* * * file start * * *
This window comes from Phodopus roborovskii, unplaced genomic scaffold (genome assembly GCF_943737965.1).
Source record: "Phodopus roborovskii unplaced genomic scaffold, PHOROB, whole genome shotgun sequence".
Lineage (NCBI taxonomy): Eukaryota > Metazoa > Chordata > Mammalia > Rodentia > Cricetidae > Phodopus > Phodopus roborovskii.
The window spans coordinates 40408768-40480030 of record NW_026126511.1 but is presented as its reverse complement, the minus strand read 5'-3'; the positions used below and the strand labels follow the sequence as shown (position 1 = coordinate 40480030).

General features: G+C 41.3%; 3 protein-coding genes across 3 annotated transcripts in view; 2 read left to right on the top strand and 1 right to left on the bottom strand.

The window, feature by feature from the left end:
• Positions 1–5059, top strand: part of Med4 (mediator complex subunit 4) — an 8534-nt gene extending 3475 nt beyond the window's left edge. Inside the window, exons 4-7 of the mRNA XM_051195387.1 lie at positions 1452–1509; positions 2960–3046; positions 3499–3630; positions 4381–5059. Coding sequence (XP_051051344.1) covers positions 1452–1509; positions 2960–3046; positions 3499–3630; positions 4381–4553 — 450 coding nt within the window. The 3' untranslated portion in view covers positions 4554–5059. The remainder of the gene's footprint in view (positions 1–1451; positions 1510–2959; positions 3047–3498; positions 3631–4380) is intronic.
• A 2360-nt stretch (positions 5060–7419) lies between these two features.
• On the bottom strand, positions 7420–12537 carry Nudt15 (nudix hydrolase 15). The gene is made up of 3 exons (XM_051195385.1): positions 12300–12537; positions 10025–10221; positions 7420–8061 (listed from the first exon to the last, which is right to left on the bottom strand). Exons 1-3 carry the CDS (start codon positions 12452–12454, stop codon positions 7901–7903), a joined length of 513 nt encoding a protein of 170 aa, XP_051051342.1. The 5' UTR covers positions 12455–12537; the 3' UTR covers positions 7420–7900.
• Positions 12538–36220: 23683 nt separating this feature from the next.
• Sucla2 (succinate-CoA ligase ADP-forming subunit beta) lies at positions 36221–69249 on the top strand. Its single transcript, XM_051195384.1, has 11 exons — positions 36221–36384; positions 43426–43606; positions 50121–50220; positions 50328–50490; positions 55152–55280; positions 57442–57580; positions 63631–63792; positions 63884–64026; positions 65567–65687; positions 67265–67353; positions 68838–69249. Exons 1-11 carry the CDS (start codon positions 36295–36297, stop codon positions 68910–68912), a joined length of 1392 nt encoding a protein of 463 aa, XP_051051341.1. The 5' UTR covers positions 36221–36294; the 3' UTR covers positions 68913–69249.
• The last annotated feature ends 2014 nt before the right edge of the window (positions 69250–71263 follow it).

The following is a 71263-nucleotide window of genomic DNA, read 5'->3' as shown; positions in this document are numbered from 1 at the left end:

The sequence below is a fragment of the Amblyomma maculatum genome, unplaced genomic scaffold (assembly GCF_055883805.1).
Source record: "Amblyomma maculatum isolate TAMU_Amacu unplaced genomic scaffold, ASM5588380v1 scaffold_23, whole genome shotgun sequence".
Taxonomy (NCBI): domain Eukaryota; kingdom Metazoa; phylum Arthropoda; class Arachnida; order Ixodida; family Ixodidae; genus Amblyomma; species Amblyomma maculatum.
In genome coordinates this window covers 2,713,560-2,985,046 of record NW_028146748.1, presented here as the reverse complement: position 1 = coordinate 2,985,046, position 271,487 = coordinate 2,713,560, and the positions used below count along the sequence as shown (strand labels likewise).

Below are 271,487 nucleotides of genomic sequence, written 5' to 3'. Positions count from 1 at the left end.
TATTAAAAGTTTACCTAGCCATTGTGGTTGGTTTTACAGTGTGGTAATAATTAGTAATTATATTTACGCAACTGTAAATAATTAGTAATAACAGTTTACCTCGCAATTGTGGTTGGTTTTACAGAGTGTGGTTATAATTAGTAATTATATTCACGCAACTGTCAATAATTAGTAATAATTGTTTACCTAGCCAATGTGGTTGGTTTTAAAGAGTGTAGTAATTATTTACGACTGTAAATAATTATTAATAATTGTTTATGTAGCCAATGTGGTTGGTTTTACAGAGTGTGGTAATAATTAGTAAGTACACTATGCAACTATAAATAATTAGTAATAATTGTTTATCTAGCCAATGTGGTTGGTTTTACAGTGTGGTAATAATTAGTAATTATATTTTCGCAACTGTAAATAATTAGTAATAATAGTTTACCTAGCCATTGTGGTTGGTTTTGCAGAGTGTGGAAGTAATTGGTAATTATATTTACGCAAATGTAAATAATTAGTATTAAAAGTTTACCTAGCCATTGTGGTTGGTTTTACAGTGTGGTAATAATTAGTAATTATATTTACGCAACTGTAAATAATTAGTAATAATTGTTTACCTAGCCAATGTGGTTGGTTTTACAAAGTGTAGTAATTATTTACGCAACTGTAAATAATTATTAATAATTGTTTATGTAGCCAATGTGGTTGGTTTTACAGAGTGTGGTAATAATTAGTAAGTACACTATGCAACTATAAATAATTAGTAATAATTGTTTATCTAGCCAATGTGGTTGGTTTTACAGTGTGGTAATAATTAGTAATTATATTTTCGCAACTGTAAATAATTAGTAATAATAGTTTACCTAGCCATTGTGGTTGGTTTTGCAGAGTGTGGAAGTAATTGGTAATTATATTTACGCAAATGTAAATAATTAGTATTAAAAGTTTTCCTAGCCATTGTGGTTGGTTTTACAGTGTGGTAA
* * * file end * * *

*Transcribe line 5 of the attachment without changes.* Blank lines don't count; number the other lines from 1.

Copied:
General features: G+C 41.3%; 3 protein-coding genes across 3 annotated transcripts in view; 2 read left to right on the top strand and 1 right to left on the bottom strand.